Patty Jenk­ins' "Won­der Woman" has been an even big­ger box-of­fice dy­namo and earned nearly as good re­views as "Get Out." Whereas Peele's film was re­ceived as land­mark film for its fu­sion of genre with a satir­i­cal cri­tique of race in Amer­ica, "Won­der Woman" set a new record for top-gross­ing film by a fe­male di­rec­tor. Jenk­ins and star Gal Gadot could well be in the hunt. The un­likely awards run last sea­son of "Dead­pool" sug­gested vot­ers may be open to award­ing a su­per­hero film. A cam­paign for Jenk­ins, who helmed the Os­car-win­ning "Mon­ster," would be closely watched since only four women have ever been nom­i­nated for best di­rec­tor. Kathryn Bigelow, the sole win­ner of the four, also has a film up­com­ing: her am­bi­tious Detroit ri­ots drama "Detroit," out Aug 4.

Usu­ally, a highly rel­e­vant, so­cially con­scious film from one of Hol­ly­wood's most cel­e­brated film­mak­ers would be plunged right into awards sea­son. But the cal­cu­lus was dif­fer­ent for "Detroit," which was de­lib­er­ately timed to the 50th an­niver­sary of the ri­ots. And she, like many others, doesn't love the in­creased em­pha­sis on Os­car sea­son. "It's not why we make these films," said Bigelow. "The motivation be­hind the re­lease has to do with the 50-year an­niver­sary," she said. "I think it's im­por­tant to honor that and the re­siliency of the city of Detroit. What­ever hap­pens along any other lines, I have no idea." Bigelow knows from ex­pe­ri­ence. Her "The Hurt Locker" was a June re­lease but went on to best "Avatar" at the Os­cars. "To say that it was even a re­mote thought would be in in­ac­cu­rate," she said, laugh­ing. — AP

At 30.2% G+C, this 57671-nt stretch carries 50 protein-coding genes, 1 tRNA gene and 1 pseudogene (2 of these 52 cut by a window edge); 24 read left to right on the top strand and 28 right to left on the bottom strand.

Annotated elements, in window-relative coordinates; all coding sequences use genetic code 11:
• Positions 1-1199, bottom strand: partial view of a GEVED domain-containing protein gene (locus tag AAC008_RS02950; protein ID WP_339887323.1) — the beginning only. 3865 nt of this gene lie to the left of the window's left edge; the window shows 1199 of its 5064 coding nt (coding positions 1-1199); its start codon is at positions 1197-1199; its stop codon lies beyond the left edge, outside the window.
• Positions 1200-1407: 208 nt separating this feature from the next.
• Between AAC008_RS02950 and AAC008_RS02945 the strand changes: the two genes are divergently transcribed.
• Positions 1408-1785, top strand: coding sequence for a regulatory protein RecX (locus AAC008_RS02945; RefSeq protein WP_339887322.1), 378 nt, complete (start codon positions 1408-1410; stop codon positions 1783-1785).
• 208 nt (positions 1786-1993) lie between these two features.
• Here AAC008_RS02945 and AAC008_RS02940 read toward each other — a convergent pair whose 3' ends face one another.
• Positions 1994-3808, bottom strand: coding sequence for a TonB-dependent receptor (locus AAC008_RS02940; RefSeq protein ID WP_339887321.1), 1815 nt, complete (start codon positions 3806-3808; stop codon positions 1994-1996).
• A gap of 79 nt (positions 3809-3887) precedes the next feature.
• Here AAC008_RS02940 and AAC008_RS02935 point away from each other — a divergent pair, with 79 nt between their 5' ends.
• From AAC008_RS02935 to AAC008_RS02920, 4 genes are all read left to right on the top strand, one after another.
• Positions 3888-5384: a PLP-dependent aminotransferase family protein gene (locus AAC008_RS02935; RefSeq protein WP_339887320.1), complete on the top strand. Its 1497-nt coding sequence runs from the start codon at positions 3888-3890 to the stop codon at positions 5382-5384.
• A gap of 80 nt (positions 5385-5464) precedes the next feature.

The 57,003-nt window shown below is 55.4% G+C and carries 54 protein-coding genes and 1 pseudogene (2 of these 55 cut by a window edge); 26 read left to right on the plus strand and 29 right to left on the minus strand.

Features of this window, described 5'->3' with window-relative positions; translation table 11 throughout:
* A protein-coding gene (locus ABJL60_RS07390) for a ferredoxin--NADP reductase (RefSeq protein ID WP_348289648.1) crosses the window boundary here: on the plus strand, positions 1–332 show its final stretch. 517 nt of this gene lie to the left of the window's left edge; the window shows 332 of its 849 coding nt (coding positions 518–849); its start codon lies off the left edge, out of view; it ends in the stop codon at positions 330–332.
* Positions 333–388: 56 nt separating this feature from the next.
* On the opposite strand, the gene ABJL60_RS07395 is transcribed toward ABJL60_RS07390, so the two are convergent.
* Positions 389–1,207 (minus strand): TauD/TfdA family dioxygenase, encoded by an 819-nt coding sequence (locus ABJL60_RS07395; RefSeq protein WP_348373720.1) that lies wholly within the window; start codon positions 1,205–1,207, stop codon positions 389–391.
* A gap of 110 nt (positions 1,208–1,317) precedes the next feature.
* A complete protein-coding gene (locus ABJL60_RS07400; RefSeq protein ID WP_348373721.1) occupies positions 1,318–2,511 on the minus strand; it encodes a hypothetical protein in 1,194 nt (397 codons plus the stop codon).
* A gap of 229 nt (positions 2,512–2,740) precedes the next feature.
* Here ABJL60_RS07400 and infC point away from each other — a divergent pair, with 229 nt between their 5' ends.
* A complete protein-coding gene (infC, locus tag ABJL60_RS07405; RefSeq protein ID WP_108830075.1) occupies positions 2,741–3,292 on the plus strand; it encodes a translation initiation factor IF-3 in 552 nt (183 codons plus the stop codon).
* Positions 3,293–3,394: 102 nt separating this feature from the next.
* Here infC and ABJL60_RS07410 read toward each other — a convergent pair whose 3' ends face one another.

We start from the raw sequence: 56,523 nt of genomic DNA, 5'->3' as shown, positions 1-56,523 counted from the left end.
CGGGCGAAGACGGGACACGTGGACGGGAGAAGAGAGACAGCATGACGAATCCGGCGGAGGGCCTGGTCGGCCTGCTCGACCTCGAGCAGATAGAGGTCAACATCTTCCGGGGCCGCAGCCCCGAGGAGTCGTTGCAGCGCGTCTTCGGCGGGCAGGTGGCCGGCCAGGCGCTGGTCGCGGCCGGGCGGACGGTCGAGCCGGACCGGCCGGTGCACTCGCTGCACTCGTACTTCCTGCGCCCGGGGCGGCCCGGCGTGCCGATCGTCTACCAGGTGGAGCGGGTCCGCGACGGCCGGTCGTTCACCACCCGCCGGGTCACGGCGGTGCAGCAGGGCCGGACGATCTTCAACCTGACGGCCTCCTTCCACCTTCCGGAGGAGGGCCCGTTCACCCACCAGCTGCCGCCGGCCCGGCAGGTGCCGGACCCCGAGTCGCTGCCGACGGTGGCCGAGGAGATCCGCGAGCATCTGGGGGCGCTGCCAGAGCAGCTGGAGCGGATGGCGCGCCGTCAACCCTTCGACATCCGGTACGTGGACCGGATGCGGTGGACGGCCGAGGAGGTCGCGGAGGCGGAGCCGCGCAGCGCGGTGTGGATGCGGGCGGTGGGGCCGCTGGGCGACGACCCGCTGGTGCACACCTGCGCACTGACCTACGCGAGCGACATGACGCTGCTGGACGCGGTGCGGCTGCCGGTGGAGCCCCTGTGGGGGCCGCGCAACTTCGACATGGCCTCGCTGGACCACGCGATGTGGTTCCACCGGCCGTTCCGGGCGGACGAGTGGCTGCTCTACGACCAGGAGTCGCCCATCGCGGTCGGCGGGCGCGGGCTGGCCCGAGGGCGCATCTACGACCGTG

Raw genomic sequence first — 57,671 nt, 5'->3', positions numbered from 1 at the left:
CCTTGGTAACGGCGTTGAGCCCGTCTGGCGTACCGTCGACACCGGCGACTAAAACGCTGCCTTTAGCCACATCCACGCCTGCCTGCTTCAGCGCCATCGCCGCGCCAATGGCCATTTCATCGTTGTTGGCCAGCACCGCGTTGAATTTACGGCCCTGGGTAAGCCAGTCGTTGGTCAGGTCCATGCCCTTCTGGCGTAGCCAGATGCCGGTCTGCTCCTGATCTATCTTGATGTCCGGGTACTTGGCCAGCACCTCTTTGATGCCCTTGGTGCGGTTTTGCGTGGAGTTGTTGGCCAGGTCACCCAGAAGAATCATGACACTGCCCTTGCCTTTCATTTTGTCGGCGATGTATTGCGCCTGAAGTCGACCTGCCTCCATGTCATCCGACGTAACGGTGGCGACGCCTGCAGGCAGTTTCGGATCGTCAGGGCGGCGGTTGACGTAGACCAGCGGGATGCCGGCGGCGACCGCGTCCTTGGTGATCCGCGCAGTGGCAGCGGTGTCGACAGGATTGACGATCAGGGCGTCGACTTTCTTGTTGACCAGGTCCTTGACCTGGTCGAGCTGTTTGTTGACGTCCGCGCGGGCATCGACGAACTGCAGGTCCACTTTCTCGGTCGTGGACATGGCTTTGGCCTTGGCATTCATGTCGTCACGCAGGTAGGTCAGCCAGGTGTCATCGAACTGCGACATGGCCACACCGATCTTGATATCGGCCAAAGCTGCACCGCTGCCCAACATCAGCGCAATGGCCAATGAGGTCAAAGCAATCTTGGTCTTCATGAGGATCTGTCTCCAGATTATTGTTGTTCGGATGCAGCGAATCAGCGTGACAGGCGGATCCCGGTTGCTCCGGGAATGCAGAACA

This im­age re­leased by Warner Bros Pic­tures shows a scene from "Dunkirk." — AP